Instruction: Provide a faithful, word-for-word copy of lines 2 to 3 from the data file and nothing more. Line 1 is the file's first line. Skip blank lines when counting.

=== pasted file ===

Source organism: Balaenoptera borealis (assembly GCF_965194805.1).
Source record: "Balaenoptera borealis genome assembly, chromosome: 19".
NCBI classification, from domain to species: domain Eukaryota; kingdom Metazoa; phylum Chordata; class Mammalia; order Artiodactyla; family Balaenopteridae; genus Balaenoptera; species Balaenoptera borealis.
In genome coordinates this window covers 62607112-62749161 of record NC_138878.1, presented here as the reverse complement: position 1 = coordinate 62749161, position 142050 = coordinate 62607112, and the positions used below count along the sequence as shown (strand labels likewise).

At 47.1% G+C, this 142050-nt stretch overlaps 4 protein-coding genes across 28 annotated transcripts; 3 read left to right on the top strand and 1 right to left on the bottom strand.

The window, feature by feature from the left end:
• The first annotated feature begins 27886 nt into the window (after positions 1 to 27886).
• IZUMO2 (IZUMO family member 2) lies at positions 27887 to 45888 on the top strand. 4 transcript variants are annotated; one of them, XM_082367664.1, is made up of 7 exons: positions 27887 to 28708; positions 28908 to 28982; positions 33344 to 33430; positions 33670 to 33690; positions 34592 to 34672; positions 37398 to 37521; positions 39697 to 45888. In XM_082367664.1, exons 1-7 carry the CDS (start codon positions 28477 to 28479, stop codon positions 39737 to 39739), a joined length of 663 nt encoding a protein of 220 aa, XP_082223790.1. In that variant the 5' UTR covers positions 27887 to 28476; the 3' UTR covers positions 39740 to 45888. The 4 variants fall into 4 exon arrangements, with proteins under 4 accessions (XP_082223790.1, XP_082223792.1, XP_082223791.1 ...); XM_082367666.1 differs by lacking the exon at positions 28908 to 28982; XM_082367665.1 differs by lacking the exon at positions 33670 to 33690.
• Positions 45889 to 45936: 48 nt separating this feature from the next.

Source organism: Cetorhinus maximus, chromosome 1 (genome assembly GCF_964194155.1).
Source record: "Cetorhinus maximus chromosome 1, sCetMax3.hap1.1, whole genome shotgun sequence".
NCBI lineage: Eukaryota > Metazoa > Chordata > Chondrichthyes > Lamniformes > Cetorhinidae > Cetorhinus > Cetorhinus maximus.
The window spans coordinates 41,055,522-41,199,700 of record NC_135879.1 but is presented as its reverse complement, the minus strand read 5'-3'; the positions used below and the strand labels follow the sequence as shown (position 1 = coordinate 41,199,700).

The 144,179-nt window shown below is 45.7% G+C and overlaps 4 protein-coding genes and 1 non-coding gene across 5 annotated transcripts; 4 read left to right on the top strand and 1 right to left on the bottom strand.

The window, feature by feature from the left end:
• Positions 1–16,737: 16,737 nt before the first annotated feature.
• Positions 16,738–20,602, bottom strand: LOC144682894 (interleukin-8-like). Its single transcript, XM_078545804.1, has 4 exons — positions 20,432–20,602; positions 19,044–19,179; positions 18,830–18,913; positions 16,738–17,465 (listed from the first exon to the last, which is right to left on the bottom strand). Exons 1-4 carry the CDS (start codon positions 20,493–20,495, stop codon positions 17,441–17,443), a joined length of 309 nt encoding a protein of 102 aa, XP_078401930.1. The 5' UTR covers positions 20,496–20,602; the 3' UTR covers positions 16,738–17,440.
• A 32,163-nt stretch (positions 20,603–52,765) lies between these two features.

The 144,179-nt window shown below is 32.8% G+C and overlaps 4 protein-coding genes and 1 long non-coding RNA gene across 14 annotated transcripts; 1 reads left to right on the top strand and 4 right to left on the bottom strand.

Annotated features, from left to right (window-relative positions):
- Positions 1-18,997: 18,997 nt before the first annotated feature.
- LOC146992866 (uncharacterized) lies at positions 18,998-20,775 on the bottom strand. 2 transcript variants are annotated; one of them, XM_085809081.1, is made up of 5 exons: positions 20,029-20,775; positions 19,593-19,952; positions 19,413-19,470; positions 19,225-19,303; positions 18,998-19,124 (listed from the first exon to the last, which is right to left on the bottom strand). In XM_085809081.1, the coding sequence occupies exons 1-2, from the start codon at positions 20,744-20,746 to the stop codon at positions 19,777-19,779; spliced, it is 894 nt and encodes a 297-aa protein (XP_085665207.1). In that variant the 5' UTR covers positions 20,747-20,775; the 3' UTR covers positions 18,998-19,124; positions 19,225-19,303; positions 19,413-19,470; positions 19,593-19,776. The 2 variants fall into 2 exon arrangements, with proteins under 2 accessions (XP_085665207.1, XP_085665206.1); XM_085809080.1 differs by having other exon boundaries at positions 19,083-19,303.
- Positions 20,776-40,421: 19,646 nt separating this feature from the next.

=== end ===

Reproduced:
Source record: "Balaenoptera borealis genome assembly, chromosome: 19".
NCBI classification, from domain to species: domain Eukaryota; kingdom Metazoa; phylum Chordata; class Mammalia; order Artiodactyla; family Balaenopteridae; genus Balaenoptera; species Balaenoptera borealis.